On August 15, 1996, Ted Galen Carpenter, Vice-President for Defense and Foreign Policy Studies at the Cato Institute and the author of Beyond NATO: Staying Out of Europe’s Wars. wrote a Foreign Policy Brief titled “The Domino Theory Reborn: Clinton’s Bosnia Intervention and the “Wider War” Thesis.”
Here is an excerpt.
President Clinton’s assertion that the U.S.-led NATO mission in Bosnia is essential to prevent a wider European war is erroneous. Two of the wider war scenarios–Serbia as a runaway expansionist power like Nazi Germany and the prospect that the Bosnian conflict could ignite a continental conflagration just as a Balkan incident sparked World War I–are so far-fetched that they should be dismissed out of hand.
The other two scenarios–that copycat aggressors elsewhere in Europe would be emboldened by a NATO failure in Bosnia and that a Bosnia-style war could erupt in the southern Balkans, especially in Kosovo and Macedonia–have greater validity. But the success or failure of the Bosnia mission will have little impact on such dangers. Conflicts in other parts of Europe arise from local conditions and historical factors, and the belligerents will continue to pursue their unique agendas. War in the southern Balkans would not be a matter of the Bosnian conflict’s “spreading.” The disputes over Kosovo and Macedonia involve different grievances and, largely, a different set of potential adversaries.
The wider war thesis is merely a refurbished domino theory. Not every armed conflict in Europe is destined to lead to a massive war that would affect important American security interests.
…President Clinton repeatedly defended his decision to send American troops to Bosnia by insisting that if the United States and its NATO allies did not take steps to solidify the fragile peace in that country, they would risk the outbreak of a “wider war.” Such a conflict would threaten overall European stability, which is deemed important to America’s own security and well-being. Thus, in addition to any moral imperative to stop the carnage in Bosnia, the United States had no choice but to assume a leadership role to suppress the fighting, lest Europe descend into chaos for the third time this century.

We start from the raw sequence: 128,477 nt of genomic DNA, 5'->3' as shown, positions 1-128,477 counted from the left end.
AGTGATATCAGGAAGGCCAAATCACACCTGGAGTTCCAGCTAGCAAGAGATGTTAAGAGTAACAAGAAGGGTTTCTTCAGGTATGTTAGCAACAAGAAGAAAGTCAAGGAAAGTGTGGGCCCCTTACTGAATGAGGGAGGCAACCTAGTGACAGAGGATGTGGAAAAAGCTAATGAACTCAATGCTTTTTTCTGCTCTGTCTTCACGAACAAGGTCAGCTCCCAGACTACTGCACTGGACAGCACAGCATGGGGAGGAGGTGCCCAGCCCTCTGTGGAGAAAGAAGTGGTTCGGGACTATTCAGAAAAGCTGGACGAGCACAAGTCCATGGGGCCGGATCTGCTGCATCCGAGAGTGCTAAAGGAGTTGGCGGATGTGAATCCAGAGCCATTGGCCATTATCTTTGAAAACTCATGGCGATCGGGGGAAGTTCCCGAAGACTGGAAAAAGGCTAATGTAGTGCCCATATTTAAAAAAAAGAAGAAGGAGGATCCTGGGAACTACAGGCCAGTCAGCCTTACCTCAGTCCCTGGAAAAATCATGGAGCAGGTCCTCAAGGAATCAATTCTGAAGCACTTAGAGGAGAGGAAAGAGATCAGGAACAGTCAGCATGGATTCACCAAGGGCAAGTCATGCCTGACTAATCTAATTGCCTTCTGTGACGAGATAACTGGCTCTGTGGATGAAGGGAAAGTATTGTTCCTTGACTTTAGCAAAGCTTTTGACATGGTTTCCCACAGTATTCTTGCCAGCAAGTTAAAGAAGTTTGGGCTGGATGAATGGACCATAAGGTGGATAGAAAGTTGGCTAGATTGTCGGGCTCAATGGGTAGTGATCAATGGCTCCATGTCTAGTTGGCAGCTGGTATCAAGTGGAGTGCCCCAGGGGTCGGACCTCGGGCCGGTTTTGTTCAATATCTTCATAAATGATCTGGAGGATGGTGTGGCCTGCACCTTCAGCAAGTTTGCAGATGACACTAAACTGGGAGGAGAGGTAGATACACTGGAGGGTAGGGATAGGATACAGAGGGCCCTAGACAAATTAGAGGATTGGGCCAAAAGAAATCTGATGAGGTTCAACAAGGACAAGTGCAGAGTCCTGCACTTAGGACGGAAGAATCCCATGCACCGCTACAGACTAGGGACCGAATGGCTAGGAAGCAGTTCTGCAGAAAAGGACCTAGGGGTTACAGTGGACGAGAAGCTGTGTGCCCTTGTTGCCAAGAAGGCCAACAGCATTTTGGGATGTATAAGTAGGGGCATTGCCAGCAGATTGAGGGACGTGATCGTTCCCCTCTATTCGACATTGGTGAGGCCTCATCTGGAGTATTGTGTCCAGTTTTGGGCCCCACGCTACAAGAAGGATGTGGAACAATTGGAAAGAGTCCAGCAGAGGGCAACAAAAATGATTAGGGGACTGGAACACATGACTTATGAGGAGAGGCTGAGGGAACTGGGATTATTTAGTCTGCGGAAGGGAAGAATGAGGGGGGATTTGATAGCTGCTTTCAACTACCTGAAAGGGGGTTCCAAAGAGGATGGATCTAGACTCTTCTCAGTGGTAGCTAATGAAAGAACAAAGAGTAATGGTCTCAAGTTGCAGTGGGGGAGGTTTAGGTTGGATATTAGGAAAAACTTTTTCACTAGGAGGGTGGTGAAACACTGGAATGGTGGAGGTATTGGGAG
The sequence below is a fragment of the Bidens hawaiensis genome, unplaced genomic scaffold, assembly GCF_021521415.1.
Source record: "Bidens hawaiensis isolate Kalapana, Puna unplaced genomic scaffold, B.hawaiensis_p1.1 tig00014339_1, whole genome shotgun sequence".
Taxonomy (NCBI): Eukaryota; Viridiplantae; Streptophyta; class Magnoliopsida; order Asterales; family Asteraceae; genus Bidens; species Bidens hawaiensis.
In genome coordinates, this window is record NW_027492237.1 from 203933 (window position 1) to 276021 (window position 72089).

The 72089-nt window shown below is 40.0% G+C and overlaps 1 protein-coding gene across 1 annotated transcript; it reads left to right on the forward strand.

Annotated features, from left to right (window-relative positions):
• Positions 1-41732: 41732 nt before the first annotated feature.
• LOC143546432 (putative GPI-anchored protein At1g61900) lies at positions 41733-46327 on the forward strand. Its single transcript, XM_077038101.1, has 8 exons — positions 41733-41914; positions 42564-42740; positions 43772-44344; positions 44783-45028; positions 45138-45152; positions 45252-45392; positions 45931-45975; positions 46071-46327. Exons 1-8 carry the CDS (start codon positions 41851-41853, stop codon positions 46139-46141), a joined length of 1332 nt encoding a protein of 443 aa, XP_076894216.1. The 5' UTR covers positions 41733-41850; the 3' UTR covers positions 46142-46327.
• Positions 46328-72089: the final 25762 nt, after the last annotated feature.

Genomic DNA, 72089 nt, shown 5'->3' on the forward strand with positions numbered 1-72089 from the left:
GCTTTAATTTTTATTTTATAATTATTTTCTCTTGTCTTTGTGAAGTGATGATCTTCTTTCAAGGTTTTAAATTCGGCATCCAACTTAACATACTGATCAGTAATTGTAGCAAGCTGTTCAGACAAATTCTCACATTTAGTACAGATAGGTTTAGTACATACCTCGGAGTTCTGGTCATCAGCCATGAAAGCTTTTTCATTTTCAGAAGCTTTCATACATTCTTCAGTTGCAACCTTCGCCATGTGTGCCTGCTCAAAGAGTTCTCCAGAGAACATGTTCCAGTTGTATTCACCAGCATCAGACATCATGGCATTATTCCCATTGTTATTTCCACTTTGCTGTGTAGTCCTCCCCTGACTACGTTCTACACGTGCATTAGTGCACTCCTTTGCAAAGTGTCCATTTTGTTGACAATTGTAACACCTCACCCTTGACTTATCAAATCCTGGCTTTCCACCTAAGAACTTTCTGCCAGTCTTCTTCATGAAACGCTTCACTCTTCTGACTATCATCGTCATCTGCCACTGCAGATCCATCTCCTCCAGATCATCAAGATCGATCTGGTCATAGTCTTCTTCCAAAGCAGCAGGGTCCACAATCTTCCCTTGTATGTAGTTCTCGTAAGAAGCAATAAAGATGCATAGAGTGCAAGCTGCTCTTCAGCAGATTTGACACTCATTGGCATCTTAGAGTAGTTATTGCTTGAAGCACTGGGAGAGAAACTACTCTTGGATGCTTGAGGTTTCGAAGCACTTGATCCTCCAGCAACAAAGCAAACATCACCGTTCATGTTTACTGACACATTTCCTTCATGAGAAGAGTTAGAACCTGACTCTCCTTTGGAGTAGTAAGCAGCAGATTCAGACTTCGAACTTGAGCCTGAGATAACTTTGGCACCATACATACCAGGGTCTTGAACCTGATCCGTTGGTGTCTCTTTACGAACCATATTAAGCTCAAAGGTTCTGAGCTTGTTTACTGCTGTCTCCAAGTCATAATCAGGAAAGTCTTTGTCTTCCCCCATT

The president used that reasoning in a November 1995 letter to House Speaker Newt Gingrich shortly before the signing of the Dayton accord.
This Administration, and that of previous Democratic and Republican Presidents, have been firmly committed to the principle that the security and stability of Europe is of fundamental interest to the United States. The conflict in Bosnia is the most dangerous threat to European security since the end of World War II. If the negotiations fail and the war resumes, as it in all probability would, there is the very real risk that it could spread beyond Bosnia, and involve Europe’s new democracies as well as our NATO allies. Twice this century, we paid a heavy price for turning our backs to conflict in Europe.